Rathod S, Shori T, Sarda TS, Raj A, Jadhav P. Comparative analysis of salivary sialic acid levels in patients with chronic obstructive pulmonary disease and chronic periodontitis patients: A biochemical study. Indian J Dent Res [serial online] 2018 [cited 2020 Jul 2 ];29:22-25
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A connection between the mouth and the rest of the body first appeared in the medical literature since more than a century. According to William Hunter, there was notion of oral sepsis then termed as the “focus of infection” was extensively debated among the dentist and the physician. Numerous diseases with unknown etiology were thought to be causally linked to common oral infection such as dental caries and pyorrhea (periodontal disease). Focal infection theory fell in disrepute as it was found that the extraction failed to eliminate or reduce the systemic disease to which the infected teeth were linked. However, recent evidence-based literature again strongly suggests that oral health is indicative of systemic health supporting the association between periodontal disease and systemic conditions.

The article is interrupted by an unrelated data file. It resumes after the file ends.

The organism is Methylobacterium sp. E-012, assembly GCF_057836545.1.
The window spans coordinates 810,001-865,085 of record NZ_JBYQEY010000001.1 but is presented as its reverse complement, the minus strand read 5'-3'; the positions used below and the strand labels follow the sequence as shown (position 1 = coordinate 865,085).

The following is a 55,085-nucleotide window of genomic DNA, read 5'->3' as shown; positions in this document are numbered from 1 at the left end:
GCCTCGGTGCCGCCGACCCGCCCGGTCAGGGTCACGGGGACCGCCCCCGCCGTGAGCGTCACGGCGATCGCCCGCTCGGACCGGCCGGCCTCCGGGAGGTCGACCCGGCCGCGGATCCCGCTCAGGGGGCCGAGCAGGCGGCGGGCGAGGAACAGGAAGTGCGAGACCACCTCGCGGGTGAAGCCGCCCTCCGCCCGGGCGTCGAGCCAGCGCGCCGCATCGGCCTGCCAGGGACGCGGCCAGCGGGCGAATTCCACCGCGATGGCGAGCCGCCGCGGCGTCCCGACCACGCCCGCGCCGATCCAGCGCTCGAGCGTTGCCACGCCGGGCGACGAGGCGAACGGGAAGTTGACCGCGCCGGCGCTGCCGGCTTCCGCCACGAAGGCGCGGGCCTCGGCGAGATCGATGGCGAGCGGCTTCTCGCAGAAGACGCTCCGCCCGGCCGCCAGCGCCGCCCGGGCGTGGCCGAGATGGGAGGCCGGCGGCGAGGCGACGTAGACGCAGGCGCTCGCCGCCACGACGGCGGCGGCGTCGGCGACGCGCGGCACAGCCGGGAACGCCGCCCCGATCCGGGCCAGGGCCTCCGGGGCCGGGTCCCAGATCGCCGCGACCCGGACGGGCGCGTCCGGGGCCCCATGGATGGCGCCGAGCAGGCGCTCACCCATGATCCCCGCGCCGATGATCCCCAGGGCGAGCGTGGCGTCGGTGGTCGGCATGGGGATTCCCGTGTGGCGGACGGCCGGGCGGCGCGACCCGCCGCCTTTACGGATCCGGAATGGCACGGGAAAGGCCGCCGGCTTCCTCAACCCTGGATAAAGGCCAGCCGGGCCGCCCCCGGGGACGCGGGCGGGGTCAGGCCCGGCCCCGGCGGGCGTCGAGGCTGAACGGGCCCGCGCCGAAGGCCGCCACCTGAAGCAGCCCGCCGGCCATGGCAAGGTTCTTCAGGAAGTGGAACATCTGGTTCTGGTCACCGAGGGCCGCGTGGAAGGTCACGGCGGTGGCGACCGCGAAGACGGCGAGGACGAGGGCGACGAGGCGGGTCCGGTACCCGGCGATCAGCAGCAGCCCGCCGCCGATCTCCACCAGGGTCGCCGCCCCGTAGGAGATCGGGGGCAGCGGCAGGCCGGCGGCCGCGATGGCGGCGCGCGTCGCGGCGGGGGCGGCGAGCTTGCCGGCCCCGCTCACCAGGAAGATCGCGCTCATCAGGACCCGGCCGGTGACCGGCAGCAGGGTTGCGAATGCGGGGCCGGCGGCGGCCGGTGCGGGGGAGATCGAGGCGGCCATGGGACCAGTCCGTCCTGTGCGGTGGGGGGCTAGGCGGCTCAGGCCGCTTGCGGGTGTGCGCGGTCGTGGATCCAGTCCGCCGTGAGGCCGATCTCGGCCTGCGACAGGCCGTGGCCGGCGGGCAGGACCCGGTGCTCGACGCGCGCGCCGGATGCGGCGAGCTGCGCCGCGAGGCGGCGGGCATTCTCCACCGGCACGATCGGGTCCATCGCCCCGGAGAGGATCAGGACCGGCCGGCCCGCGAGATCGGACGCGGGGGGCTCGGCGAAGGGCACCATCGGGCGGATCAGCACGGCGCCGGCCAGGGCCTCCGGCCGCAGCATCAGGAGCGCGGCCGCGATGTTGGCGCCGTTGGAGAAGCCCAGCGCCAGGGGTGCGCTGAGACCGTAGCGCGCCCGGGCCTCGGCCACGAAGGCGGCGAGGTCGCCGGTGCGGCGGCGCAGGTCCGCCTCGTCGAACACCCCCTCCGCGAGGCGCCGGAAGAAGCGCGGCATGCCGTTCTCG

A significant association between periodontal disease and chronic obstructive pulmonary disease (COPD), diabetes, preterm low birth weight and osteoporosis has been found, thus bridging the wide gap between medicine and dentistry. In the United States, COPD accounts for a morbidity of 4% and is listed as the fourth leading cause of death.[1]

Globally, COPD by 2020, is expected to rise to 3rd position as a cause of death and to 5th position as the cause of loss of disability-adjusted life years according to the baseline projections made in global burden of disease study.[2]

In recent years, periodontal disease has been linked to a number of systemic health outcomes including chronic obstructive pulmonary disease.[3] There are various hypotheses that have been formulated to test possible biological mechanisms linking disease and systemic health outcomes. Periodontitis is implicated as an important risk factor for development and progression of COPD. A number of recent microbiologic and epidemiologic studies have been suggested a relationship between the poor periodontal health and respiratory disease, especially in high-risk subjects.

Authors have suggested an association between the poor oral health and COPD after adjusting other confounding variables such as smoking, gender, age, and sex.[4]